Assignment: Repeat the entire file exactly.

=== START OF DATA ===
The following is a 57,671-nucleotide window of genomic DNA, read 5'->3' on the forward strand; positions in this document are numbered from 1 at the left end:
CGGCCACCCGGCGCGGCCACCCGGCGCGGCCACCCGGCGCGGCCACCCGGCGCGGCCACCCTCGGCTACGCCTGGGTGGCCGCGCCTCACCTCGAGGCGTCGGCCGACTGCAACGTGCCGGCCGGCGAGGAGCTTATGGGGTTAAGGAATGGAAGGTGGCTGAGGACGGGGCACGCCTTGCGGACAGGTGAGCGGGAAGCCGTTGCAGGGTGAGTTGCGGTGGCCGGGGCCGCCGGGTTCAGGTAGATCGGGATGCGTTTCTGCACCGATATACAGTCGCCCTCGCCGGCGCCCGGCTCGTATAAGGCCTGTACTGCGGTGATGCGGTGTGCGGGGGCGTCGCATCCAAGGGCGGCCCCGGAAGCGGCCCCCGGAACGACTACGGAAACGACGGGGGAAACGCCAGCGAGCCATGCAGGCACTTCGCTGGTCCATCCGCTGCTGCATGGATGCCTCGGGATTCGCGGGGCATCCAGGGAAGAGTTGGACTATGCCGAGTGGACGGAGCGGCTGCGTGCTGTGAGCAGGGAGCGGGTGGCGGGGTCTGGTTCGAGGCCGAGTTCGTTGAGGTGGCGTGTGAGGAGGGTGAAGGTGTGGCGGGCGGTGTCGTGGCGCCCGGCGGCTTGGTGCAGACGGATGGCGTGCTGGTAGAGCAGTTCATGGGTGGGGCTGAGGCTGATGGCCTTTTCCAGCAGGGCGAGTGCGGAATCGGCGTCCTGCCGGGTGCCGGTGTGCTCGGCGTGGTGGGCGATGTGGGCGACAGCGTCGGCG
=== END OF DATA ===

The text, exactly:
The following is a 57,671-nucleotide window of genomic DNA, read 5'->3' on the forward strand; positions in this document are numbered from 1 at the left end:
CGGCCACCCGGCGCGGCCACCCGGCGCGGCCACCCGGCGCGGCCACCCGGCGCGGCCACCCTCGGCTACGCCTGGGTGGCCGCGCCTCACCTCGAGGCGTCGGCCGACTGCAACGTGCCGGCCGGCGAGGAGCTTATGGGGTTAAGGAATGGAAGGTGGCTGAGGACGGGGCACGCCTTGCGGACAGGTGAGCGGGAAGCCGTTGCAGGGTGAGTTGCGGTGGCCGGGGCCGCCGGGTTCAGGTAGATCGGGATGCGTTTCTGCACCGATATACAGTCGCCCTCGCCGGCGCCCGGCTCGTATAAGGCCTGTACTGCGGTGATGCGGTGTGCGGGGGCGTCGCATCCAAGGGCGGCCCCGGAAGCGGCCCCCGGAACGACTACGGAAACGACGGGGGAAACGCCAGCGAGCCATGCAGGCACTTCGCTGGTCCATCCGCTGCTGCATGGATGCCTCGGGATTCGCGGGGCATCCAGGGAAGAGTTGGACTATGCCGAGTGGACGGAGCGGCTGCGTGCTGTGAGCAGGGAGCGGGTGGCGGGGTCTGGTTCGAGGCCGAGTTCGTTGAGGTGGCGTGTGAGGAGGGTGAAGGTGTGGCGGGCGGTGTCGTGGCGCCCGGCGGCTTGGTGCAGACGGATGGCGTGCTGGTAGAGCAGTTCATGGGTGGGGCTGAGGCTGATGGCCTTTTCCAGCAGGGCGAGTGCGGAATCGGCGTCCTGCCGGGTGCCGGTGTGCTCGGCGTGGTGGGCGATGTGGGCGACAGCGTCGGCG